However, I'm not too fond of his father. He doesn't really give a crap about keeping the utensils for vegetarian and non-veg stuff separate and has caused more than his fair share of awkward moments. The only saving grace is that his behavior seems to stem from apathetic ignorance rather than a desire to offend.
Haha LOL,

Are you talking about the town of Edison and those places close to Rutgers U? When I was in HS, planning on becoming an engineer, I wanted to go to Rutgers. Everyone said that the entire department there, faculty, and student body, was South Asian, or East Asian, or South East Asian LOLZ.

I can see why central jerz is so diverse.

Have the chinese mixed more than any other race? In Jamaica, they have mixed with the africans. In Peru, they have mixed with the locals. In NYC they have mixed with the Jews. In South East Asia, they have mixed with the indigenous.
 
Old 05-12-2014, 05:55 PM
 
Location: Jersey
2,301 posts, read 3,403,448 times
Reputation: 2039
Chinese/Indian wedding


Malaysian indian chinese wedding cinematic video Kelvin & Vemala Royale Bintang seremban - YouTube
 
Old 05-12-2014, 06:57 PM
 
Location: Melbourne, Australia
9,781 posts, read 16,280,333 times
Reputation: 2833
Quote:
Originally Posted by TylerJAX View Post
Go to any central NJ suburb, and you'll find tons of Chinese and Indian families living next to each other. Just about all of the birthday parties for my nephews and nieces in the area had a large proportion of kids who were Chinese at them. One of my cousins married a guy who's Chinese. He's a pretty awesome guy, and he sincerely respects Hinduism/Indian culture. I absolutely love the guy.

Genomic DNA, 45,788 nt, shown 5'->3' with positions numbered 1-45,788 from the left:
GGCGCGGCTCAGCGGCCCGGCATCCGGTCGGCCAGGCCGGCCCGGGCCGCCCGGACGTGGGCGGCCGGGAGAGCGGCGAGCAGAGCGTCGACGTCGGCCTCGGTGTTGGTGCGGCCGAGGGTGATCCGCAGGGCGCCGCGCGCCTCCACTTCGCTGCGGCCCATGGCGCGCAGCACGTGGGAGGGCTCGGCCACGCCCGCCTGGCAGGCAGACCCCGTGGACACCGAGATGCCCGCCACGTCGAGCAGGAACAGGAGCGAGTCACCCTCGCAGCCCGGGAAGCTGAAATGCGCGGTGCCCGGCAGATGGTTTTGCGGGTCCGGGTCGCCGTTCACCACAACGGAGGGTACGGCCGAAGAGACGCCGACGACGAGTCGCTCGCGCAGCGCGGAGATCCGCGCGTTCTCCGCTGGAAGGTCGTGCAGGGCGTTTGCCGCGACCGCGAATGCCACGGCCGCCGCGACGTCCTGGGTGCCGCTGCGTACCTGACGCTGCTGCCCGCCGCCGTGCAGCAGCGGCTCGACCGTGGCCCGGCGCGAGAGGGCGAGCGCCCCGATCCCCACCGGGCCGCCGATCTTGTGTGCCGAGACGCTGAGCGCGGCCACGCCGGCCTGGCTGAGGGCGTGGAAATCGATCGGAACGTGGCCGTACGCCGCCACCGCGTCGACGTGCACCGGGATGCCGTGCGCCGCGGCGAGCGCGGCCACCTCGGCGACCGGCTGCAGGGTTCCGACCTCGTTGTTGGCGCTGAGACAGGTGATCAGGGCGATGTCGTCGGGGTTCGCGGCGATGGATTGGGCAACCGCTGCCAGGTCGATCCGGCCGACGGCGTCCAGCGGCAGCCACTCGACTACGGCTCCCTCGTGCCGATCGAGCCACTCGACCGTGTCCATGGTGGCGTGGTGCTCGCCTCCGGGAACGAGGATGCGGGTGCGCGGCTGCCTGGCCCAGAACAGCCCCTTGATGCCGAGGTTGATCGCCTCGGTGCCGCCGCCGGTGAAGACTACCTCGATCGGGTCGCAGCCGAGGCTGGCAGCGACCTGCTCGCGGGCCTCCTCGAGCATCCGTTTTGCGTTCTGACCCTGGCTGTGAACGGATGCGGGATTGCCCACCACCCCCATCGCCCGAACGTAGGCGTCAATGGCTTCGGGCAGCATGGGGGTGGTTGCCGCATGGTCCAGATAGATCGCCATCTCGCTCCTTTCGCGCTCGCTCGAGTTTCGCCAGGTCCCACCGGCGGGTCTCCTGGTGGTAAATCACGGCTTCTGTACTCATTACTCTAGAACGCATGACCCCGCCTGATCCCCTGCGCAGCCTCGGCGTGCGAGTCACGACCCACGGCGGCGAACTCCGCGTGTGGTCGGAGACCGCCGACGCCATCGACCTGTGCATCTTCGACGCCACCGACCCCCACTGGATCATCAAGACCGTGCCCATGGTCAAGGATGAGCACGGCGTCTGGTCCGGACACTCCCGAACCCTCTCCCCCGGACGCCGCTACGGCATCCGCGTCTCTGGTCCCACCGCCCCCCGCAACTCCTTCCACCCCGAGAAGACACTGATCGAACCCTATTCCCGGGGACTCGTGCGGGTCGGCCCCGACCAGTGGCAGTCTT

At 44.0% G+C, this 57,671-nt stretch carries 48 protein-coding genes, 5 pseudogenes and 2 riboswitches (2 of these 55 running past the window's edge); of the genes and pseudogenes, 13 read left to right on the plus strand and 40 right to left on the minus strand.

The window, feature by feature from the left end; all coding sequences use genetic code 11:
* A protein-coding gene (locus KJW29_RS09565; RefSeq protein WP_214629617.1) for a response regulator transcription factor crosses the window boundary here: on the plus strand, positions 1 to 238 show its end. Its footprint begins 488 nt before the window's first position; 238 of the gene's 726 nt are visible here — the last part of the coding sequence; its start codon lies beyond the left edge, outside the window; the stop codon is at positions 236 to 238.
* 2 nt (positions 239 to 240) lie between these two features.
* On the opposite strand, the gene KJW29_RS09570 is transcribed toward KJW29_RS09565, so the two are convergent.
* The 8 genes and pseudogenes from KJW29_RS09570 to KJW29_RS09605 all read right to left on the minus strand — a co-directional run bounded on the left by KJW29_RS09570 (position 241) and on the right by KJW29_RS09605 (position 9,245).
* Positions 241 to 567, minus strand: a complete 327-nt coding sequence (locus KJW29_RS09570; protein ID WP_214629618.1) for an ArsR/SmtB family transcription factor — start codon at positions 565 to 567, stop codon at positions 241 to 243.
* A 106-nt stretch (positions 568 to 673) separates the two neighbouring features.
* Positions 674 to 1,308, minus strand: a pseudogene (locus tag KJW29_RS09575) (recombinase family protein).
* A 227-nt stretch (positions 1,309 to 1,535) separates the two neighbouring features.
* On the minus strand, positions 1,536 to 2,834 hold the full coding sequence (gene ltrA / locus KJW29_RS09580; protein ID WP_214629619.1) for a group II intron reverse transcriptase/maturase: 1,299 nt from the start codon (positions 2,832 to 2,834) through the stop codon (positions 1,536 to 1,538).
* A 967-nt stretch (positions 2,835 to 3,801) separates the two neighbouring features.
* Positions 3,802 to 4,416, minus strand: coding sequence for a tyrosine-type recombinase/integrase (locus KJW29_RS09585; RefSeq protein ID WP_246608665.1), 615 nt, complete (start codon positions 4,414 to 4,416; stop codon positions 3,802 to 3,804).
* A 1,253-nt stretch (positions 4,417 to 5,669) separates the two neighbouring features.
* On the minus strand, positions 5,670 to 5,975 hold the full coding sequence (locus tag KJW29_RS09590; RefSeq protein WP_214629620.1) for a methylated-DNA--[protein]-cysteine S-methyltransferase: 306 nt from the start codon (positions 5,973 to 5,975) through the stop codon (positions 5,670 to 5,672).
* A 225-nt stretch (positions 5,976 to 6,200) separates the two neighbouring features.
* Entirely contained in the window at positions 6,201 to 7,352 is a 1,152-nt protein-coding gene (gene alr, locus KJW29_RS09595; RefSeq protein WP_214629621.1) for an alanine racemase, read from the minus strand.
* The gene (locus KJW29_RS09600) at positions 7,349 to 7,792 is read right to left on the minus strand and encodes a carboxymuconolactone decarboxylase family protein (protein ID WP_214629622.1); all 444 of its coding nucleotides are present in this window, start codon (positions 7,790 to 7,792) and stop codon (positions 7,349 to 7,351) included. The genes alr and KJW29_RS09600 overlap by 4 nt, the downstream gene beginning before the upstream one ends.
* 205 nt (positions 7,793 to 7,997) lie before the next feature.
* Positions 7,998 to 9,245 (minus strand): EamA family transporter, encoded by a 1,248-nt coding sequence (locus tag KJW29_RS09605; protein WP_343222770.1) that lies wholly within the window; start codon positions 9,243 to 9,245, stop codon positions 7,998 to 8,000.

However, I'm not too fond of his father. He doesn't really give a crap about keeping the utensils for vegetarian and non-veg stuff separate and has caused more than his fair share of awkward moments. The only saving grace is that his behavior seems to stem from apathetic ignorance rather than a desire to offend.
That's cool to hear, are they both American? Or from India and China?

Many of my friends growing up were actually Indian Malaysians/Singaporeans, a lot of Malaysians in general in my school.
 
Old 05-13-2014, 12:04 AM
 
Location: Guangzhou, China
9,783 posts, read 13,379,062 times
Reputation: 11313
Quote:
Originally Posted by TylerJAX View Post